Thursday, February 03, 2005

Movie: Hotel Rwanda (2004)

Preconceived notions play a big role in whether I’ll see a movie. I still haven’t caught FINDING NEVERLAND in spite of the presence of Johnny Depp and Kate Winslet, multiple Oscar nods, and the opinion of one critic I respect that it’s the best film of 2004. I can’t help it. The previews make it look like a typical high-toned weepie, and I’ve seen enough of those, thank you very much.

I had similar expectations about HOTEL RWANDA. I feared it was going to be a political film in the style of Stanley Kramer, high on ideals and low on drama. I overcame my resistance for two reasons: Don Cheadle and co-writer/director Terry George, whose films about Northern Ireland (like SOME MOTHER’S SON and IN THE NAME OF THE FATHER) ground real-world concerns in recognizable human dynamics.

He does the same here, keeping his focus firmly on Paul Rusesabagina, who turned the Kigali hotel he managed into a refuge during the 1994 Rwandan genocide.

Cheadle, always a reliable actor, is magnificent here as a man who finds a whole new use for his skill at greasing wheels. He makes the term ‘manager’ seem like the most noble of titles. Paul, like Cheadle, concentrates on the details, criticizing the housekeeping staff even as hundreds of refugees flood the premises. There’s an utterly heartbreaking scene when Paul, convinced that the hotel is about to be overrun, thanks the head of the company (a potently effective cameo by Jean Reno) on the phone for all that the firm has done for him.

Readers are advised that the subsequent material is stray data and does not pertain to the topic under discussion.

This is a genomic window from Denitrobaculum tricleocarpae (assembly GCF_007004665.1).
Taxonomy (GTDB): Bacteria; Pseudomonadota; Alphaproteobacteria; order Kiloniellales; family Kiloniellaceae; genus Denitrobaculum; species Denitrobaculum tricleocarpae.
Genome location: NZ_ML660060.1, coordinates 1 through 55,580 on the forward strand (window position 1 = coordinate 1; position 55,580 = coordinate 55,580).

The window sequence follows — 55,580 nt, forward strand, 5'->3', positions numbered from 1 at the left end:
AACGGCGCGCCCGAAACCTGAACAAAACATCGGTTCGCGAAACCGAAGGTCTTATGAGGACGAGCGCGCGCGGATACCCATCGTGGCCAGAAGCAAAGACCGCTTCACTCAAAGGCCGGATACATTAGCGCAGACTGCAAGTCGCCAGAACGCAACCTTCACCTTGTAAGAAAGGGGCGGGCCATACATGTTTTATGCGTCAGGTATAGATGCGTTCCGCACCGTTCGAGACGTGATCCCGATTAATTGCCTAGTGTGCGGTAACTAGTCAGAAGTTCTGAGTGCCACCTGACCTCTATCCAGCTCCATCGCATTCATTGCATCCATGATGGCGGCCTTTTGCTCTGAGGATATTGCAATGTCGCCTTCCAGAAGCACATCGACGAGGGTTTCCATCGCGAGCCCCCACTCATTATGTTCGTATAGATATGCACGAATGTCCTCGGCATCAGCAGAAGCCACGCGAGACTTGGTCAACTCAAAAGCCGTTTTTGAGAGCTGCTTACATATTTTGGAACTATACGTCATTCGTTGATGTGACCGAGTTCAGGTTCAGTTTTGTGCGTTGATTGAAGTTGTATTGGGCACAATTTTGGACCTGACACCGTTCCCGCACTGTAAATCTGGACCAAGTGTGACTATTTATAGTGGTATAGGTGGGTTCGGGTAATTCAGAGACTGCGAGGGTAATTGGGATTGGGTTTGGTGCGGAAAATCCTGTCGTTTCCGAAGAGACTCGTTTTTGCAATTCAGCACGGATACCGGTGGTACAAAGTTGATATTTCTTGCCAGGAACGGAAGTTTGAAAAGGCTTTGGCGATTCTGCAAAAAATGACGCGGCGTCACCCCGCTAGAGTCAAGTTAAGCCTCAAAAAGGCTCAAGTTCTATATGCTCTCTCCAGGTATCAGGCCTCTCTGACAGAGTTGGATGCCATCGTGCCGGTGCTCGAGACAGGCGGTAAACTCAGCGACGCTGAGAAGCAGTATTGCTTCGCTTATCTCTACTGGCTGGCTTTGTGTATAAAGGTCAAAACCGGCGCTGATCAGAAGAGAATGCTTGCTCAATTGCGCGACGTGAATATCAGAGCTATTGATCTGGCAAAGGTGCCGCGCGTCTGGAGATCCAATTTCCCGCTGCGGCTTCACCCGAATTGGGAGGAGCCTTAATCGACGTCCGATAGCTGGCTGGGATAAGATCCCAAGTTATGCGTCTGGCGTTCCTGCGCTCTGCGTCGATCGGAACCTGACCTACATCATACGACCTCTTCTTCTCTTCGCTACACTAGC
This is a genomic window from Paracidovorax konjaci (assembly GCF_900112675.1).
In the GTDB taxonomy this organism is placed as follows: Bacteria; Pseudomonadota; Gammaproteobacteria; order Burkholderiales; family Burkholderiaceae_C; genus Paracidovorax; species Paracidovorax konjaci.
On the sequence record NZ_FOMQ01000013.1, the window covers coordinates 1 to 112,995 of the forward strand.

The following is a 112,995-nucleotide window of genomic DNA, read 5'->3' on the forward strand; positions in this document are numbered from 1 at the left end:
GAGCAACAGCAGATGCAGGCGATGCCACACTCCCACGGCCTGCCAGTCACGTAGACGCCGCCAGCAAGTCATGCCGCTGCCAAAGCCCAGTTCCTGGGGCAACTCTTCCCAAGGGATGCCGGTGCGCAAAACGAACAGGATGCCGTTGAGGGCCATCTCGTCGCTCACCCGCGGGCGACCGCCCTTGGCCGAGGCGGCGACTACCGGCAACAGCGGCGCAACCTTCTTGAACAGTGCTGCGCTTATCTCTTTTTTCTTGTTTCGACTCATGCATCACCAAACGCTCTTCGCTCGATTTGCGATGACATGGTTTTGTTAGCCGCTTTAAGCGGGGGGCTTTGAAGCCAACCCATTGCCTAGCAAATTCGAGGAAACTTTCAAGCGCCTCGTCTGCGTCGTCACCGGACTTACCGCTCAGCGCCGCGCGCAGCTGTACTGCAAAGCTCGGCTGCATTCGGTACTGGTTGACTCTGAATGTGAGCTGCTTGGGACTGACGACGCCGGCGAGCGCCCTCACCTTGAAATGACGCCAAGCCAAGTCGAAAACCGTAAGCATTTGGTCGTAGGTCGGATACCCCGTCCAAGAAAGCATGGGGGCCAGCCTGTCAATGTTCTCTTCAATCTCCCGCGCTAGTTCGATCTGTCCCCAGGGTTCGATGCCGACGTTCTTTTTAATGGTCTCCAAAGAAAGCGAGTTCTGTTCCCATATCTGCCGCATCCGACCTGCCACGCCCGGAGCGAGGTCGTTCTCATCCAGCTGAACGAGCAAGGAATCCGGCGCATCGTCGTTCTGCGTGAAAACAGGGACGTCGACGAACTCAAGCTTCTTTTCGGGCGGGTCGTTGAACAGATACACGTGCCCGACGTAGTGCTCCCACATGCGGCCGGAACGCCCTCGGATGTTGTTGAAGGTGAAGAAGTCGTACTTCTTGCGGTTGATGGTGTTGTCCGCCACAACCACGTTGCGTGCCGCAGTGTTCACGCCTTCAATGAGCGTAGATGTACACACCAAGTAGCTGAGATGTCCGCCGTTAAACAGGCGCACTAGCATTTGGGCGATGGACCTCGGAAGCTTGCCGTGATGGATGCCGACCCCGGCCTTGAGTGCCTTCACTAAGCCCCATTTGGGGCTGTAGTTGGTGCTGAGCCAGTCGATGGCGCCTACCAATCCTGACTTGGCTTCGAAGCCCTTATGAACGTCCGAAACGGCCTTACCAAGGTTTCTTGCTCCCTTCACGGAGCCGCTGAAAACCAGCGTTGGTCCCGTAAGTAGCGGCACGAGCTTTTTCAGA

If I were an Academy voter – and by God, I ought to be – this year I’d tick the box next to Cheadle’s name. Flawlessly recreating the mannerisms of a well-known entertainer is a true feat, as is subverting your image as one of the screen’s great tough guys. But Cheadle did something far harder: he convinced me that a man this good was real.

Miscellaneous: Links

The New York Times on the difficulties of seeing Oscar nominated films in the heartland. Slate’s Middlebrow feature, which offers sharp analyses of mainstream cultural figures like Michael Crichton and Dave Barry, turns its eye to James Cameron. And plans for an art show in which every piece has been stolen go awry. Seems to me that if they were going to do this right, they’d have stolen the gallery space, too.